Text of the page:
Shildon, County Durham
Soho Engine Shed
11 Oct 2023
Shildon, County Durham
This is a
Current status is
Designer (if known):
Listed Grade II*
This fairly simple shed in Shildon is one of the most important railway buildings in the world. I seem to be saying that a lot about Shildon!
This is the Soho Engine Shed, first used as a warehouse in 1826 but later part of Timothy Hackworth’s locomotive works. It was built for Messrs Kilburn of Bishop Auckland, an iron merchant, to store their goods, and was strategically placed to exploit the riches of the Stockton & Darlington.
By the 1840s it was leased by the Soho Works, established by the Hackworth’s a decade earlier who built locomotives for home and abroad. This includes the Sans Pareil which took part in the Rainhill Trials alongside Rocket. In fact, Hackworth actually worked at Forth Banks in Newcastle for a short time under Stephenson.
It was later used as the site where freshly painted locomotives would dry off with underfloor heating. The chimney was added around this time.
An incredible but humble survivor.
Listing Description (if available)
The Ordnance Survey maps above illustrate the Soho Works are from the mid 19th century through to the turn of the 1900s. The engine shed is illustrated but not annotated in the centre of the plan.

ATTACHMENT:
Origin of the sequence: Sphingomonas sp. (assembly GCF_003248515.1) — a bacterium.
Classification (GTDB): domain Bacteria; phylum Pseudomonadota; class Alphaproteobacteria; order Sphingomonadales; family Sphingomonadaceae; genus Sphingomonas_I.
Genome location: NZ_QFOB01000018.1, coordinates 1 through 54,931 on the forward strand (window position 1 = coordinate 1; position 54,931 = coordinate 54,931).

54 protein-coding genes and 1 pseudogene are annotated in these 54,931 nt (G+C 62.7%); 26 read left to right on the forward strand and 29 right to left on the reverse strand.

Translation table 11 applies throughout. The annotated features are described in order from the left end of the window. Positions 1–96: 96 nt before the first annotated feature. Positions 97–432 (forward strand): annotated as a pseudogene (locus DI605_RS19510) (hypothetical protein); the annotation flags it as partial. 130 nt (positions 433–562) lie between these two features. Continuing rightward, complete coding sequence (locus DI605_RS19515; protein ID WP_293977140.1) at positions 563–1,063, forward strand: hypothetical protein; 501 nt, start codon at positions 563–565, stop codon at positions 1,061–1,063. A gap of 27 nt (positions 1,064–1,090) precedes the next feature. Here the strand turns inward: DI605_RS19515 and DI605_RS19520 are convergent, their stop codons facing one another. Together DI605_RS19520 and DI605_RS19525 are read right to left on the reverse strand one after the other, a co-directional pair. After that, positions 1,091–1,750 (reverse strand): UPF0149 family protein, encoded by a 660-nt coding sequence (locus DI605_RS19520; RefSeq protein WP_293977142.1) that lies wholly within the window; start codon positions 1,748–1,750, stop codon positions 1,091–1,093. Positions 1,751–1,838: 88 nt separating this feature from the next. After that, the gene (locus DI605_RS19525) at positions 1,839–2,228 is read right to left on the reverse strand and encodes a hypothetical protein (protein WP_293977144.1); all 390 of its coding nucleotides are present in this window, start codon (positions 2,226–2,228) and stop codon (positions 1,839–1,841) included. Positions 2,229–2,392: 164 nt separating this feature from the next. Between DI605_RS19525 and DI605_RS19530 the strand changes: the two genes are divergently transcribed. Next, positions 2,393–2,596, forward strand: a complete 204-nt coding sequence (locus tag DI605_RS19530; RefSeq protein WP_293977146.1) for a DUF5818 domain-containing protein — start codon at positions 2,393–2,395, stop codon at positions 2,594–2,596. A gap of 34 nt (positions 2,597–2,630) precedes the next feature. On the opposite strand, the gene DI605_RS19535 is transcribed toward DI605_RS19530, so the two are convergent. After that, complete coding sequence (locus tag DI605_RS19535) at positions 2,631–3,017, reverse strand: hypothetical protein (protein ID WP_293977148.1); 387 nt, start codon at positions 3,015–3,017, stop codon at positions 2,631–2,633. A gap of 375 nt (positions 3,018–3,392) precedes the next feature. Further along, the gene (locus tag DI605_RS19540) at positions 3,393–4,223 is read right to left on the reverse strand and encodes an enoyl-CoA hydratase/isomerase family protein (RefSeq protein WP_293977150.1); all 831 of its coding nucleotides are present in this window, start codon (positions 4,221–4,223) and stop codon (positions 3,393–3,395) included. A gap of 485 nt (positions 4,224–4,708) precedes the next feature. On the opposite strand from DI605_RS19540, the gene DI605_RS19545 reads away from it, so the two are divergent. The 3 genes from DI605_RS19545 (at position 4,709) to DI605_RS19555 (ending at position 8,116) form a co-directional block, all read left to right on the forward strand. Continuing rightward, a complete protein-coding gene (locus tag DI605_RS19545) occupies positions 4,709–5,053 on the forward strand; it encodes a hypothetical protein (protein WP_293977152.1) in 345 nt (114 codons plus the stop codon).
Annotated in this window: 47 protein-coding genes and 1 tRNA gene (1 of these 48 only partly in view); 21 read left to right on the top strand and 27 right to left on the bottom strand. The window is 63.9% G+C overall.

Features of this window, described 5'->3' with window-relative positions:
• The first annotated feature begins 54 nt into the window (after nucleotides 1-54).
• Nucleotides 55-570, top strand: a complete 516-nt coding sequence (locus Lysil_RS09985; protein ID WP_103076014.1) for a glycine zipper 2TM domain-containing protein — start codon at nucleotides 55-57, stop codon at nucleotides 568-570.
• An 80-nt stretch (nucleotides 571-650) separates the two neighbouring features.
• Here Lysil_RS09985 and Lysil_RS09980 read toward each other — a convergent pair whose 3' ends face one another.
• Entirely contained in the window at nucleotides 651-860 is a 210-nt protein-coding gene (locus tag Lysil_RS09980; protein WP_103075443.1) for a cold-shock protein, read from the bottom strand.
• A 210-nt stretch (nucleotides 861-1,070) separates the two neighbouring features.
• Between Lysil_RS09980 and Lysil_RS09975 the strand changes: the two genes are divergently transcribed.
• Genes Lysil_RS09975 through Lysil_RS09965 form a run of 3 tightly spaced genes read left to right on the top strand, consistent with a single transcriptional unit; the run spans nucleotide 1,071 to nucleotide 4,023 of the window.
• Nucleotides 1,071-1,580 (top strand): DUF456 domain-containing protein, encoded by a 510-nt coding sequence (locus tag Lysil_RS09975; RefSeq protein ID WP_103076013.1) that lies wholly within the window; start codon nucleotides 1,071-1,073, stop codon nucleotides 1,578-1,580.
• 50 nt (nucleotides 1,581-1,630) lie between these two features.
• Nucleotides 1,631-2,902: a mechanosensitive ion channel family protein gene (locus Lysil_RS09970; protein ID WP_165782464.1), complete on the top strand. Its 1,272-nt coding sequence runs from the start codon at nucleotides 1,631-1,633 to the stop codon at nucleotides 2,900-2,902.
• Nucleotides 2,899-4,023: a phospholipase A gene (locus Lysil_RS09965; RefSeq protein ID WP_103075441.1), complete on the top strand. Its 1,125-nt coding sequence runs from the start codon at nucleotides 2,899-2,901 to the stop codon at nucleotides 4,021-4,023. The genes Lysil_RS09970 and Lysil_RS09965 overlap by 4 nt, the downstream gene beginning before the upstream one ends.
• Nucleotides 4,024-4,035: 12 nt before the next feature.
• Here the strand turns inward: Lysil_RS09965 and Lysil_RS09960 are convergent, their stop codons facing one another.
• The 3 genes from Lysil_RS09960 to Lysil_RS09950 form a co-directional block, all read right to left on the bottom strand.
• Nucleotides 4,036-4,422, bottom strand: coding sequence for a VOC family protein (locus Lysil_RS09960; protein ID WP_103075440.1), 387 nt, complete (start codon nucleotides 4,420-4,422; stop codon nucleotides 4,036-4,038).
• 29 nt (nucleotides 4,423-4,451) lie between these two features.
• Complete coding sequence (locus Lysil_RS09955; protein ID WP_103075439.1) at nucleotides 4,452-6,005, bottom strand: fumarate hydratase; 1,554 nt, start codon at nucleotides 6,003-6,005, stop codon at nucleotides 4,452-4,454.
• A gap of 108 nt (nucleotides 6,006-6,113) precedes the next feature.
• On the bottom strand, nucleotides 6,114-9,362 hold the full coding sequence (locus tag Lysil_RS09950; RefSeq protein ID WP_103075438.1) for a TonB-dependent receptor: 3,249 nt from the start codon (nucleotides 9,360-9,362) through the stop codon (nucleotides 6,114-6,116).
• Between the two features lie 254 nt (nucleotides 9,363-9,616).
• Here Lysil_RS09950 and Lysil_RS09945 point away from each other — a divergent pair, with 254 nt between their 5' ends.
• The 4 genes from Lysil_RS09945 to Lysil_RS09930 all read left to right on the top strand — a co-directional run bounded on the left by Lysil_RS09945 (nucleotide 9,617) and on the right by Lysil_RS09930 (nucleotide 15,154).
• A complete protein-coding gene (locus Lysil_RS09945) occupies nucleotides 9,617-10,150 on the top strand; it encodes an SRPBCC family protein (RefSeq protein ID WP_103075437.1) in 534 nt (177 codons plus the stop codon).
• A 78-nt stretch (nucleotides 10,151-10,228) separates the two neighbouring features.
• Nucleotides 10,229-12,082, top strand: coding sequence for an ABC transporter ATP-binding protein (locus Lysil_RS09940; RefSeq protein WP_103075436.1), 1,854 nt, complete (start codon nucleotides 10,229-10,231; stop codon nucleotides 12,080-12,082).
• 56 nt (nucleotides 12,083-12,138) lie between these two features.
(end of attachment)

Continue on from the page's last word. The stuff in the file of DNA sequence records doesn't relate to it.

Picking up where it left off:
The layout is very much retained through the decades, but gets gradually more dense with the inclusion of Shildon Colliery and the Marshalling yards to the east. The village of New Shildon itself also expands significantly with the growth of industry in the town, complete with another colliery near the Shildon Brickworks. By the 1890s Shildon was outgrowing itself. The Sebastapol roundhouse in the west of the village was replaced with Shildon Wagon Works.
This map was published in 1924 but was surveyed just before WWI. Little had changed since the 1890s, but further amenities can be spotted for the people of Shildon as they started to strive for a better standard of living outside of work. A golf course can be seen, alongside a number of churches. Just outside of view there was a football ground at Shildon Wagon Works.
At this time, the shed was used as a paint shop and underfloor heating was added to speed up the process.
The Soho Engine Shed can be seen adjacent to the old Surtees Railway trackbed in 2023.. It led to Shildon Lodge Colliery.
A view of its south elevation in 2023. The chimney was added in the latter half of the 19th century.
Shildon-built locomotive number 190 - name Summer - outside the Soho shed in 1870. Source : Newsquest